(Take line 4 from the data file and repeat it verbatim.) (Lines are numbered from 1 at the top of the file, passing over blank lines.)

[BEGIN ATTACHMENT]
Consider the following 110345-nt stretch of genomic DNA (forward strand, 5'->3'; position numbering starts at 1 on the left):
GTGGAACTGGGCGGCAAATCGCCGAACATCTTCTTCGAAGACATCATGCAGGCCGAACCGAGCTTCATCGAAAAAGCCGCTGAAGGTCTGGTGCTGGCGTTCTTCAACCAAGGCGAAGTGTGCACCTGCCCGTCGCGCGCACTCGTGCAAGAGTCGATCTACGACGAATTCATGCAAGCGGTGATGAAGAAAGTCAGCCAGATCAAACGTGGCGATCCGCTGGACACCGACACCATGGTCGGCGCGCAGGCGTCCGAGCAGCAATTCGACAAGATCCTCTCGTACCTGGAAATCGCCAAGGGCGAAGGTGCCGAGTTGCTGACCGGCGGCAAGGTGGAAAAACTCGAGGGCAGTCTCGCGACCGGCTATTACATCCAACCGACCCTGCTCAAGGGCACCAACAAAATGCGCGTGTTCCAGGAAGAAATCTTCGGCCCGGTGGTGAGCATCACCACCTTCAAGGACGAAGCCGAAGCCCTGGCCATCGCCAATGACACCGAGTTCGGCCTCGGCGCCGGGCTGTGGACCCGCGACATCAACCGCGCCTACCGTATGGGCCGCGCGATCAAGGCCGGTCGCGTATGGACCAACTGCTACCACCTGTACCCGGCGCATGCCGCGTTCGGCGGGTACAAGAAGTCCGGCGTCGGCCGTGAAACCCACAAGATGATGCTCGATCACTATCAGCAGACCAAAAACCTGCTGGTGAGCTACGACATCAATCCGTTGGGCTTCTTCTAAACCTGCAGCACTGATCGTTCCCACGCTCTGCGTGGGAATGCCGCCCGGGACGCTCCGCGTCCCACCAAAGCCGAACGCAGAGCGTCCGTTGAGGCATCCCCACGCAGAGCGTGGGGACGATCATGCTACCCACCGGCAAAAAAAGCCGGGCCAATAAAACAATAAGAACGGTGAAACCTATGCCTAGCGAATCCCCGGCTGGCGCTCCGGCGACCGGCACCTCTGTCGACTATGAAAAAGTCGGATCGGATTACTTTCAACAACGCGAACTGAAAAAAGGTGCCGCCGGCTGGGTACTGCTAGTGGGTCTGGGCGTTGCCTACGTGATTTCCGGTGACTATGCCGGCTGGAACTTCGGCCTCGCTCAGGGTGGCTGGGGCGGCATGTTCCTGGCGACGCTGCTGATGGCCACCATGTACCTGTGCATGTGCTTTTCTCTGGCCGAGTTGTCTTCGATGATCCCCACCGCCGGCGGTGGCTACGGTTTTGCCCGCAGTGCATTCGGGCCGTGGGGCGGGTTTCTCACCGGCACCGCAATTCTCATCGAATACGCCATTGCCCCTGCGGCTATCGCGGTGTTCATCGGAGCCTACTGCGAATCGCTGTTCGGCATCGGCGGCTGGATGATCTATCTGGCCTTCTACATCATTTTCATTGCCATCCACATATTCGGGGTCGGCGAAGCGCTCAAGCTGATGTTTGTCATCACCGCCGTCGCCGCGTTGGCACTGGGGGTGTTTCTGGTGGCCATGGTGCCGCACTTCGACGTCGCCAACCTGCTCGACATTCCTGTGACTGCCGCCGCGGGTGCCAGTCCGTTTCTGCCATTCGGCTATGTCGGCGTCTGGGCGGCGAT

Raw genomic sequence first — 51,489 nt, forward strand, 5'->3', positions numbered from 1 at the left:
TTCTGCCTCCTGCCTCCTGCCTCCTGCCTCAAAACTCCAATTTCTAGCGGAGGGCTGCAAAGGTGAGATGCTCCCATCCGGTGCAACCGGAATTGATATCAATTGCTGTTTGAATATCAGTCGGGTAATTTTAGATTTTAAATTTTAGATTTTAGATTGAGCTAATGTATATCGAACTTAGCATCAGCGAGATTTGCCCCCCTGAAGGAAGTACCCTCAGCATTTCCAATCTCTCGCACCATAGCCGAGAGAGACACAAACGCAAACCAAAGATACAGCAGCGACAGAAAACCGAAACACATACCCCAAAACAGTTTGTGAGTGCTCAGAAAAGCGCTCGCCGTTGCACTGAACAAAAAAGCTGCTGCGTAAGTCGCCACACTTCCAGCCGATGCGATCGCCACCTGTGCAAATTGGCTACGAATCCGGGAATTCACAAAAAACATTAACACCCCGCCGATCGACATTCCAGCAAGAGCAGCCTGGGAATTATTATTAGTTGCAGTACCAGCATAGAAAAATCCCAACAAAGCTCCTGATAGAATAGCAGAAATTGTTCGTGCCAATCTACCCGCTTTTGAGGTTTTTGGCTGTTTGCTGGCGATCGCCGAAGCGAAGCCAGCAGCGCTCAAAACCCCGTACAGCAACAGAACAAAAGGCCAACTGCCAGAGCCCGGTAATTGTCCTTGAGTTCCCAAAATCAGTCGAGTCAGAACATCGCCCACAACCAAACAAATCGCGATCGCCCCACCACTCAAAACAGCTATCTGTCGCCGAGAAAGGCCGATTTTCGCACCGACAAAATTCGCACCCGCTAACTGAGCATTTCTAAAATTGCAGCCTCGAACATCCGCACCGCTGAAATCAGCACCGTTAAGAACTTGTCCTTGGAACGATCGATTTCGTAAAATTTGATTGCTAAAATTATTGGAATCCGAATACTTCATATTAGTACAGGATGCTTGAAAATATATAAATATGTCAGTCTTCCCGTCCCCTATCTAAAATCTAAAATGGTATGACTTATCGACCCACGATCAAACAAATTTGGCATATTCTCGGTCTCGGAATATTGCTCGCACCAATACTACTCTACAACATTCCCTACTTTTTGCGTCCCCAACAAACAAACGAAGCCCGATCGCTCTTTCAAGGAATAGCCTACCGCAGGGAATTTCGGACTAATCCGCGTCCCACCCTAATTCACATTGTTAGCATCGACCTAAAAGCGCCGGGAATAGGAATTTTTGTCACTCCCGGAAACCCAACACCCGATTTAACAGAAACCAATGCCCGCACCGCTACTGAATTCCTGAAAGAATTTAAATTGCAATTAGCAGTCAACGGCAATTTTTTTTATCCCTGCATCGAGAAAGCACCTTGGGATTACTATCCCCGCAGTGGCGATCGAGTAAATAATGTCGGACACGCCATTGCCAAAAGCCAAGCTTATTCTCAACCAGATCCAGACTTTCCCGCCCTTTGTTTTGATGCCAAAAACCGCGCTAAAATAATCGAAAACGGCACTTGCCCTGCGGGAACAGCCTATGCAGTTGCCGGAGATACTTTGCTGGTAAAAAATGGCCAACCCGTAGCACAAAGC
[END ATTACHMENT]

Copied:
TTCTGCCTCCTGCCTCCTGCCTCCTGCCTCAAAACTCCAATTTCTAGCGGAGGGCTGCAAAGGTGAGATGCTCCCATCCGGTGCAACCGGAATTGATATCAATTGCTGTTTGAATATCAGTCGGGTAATTTTAGATTTTAAATTTTAGATTTTAGATTGAGCTAATGTATATCGAACTTAGCATCAGCGAGATTTGCCCCCCTGAAGGAAGTACCCTCAGCATTTCCAATCTCTCGCACCATAGCCGAGAGAGACACAAACGCAAACCAAAGATACAGCAGCGACAGAAAACCGAAACACATACCCCAAAACAGTTTGTGAGTGCTCAGAAAAGCGCTCGCCGTTGCACTGAACAAAAAAGCTGCTGCGTAAGTCGCCACACTTCCAGCCGATGCGATCGCCACCTGTGCAAATTGGCTACGAATCCGGGAATTCACAAAAAACATTAACACCCCGCCGATCGACATTCCAGCAAGAGCAGCCTGGGAATTATTATTAGTTGCAGTACCAGCATAGAAAAATCCCAACAAAGCTCCTGATAGAATAGCAGAAATTGTTCGTGCCAATCTACCCGCTTTTGAGGTTTTTGGCTGTTTGCTGGCGATCGCCGAAGCGAAGCCAGCAGCGCTCAAAACCCCGTACAGCAACAGAACAAAAGGCCAACTGCCAGAGCCCGGTAATTGTCCTTGAGTTCCCAAAATCAGTCGAGTCAGAACATCGCCCACAACCAAACAAATCGCGATCGCCCCACCACTCAAAACAGCTATCTGTCGCCGAGAAAGGCCGATTTTCGCACCGACAAAATTCGCACCCGCTAACTGAGCATTTCTAAAATTGCAGCCTCGAACATCCGCACCGCTGAAATCAGCACCGTTAAGAACTTGTCCTTGGAACGATCGATTTCGTAAAATTTGATTGCTAAAATTATTGGAATCCGAATACTTCATATTAGTACAGGATGCTTGAAAATATATAAATATGTCAGTCTTCCCGTCCCCTATCTAAAATCTAAAATGGTATGACTTATCGACCCACGATCAAACAAATTTGGCATATTCTCGGTCTCGGAATATTGCTCGCACCAATACTACTCTACAACATTCCCTACTTTTTGCGTCCCCAACAAACAAACGAAGCCCGATCGCTCTTTCAAGGAATAGCCTACCGCAGGGAATTTCGGACTAATCCGCGTCCCACCCTAATTCACATTGTTAGCATCGACCTAAAAGCGCCGGGAATAGGAATTTTTGTCACTCCCGGAAACCCAACACCCGATTTAACAGAAACCAATGCCCGCACCGCTACTGAATTCCTGAAAGAATTTAAATTGCAATTAGCAGTCAACGGCAATTTTTTTTATCCCTGCATCGAGAAAGCACCTTGGGATTACTATCCCCGCAGTGGCGATCGAGTAAATAATGTCGGACACGCCATTGCCAAAAGCCAAGCTTATTCTCAACCAGATCCAGACTTTCCCGCCCTTTGTTTTGATGCCAAAAACCGCGCTAAAATAATCGAAAACGGCACTTGCCCTGCGGGAACAGCCTATGCAGTTGCCGGAGATACTTTGCTGGTAAAAAATGGCCAACCCGTAGCACAAAGC